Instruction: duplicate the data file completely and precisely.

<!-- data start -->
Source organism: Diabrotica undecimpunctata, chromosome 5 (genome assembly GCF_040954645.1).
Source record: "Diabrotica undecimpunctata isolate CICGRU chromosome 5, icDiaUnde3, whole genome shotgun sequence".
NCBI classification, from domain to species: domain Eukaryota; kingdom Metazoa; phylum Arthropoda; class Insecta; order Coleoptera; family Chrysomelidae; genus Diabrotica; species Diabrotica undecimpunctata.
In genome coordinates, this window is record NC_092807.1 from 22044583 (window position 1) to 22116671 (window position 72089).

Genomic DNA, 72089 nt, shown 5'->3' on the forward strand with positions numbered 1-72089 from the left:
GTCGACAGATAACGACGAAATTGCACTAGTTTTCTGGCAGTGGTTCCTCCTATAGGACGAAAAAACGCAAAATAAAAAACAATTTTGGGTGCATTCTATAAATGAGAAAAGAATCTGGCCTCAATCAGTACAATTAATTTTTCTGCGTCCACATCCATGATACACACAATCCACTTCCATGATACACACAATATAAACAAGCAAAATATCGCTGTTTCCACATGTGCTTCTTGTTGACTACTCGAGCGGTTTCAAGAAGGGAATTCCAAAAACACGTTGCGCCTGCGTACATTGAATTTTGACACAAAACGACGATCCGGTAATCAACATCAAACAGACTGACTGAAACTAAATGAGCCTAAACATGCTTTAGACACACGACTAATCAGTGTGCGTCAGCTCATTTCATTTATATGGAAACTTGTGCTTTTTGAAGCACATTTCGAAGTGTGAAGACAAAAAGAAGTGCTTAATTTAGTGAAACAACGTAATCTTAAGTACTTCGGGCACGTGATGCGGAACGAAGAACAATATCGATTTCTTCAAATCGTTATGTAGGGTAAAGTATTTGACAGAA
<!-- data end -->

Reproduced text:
Source organism: Diabrotica undecimpunctata, chromosome 5 (genome assembly GCF_040954645.1).
Source record: "Diabrotica undecimpunctata isolate CICGRU chromosome 5, icDiaUnde3, whole genome shotgun sequence".
NCBI classification, from domain to species: domain Eukaryota; kingdom Metazoa; phylum Arthropoda; class Insecta; order Coleoptera; family Chrysomelidae; genus Diabrotica; species Diabrotica undecimpunctata.
In genome coordinates, this window is record NC_092807.1 from 22044583 (window position 1) to 22116671 (window position 72089).

Genomic DNA, 72089 nt, shown 5'->3' on the forward strand with positions numbered 1-72089 from the left:
GTCGACAGATAACGACGAAATTGCACTAGTTTTCTGGCAGTGGTTCCTCCTATAGGACGAAAAAACGCAAAATAAAAAACAATTTTGGGTGCATTCTATAAATGAGAAAAGAATCTGGCCTCAATCAGTACAATTAATTTTTCTGCGTCCACATCCATGATACACACAATCCACTTCCATGATACACACAATATAAACAAGCAAAATATCGCTGTTTCCACATGTGCTTCTTGTTGACTACTCGAGCGGTTTCAAGAAGGGAATTCCAAAAACACGTTGCGCCTGCGTACATTGAATTTTGACACAAAACGACGATCCGGTAATCAACATCAAACAGACTGACTGAAACTAAATGAGCCTAAACATGCTTTAGACACACGACTAATCAGTGTGCGTCAGCTCATTTCATTTATATGGAAACTTGTGCTTTTTGAAGCACATTTCGAAGTGTGAAGACAAAAAGAAGTGCTTAATTTAGTGAAACAACGTAATCTTAAGTACTTCGGGCACGTGATGCGGAACGAAGAACAATATCGATTTCTTCAAATCGTTATGTAGGGTAAAGTATTTGACAGAA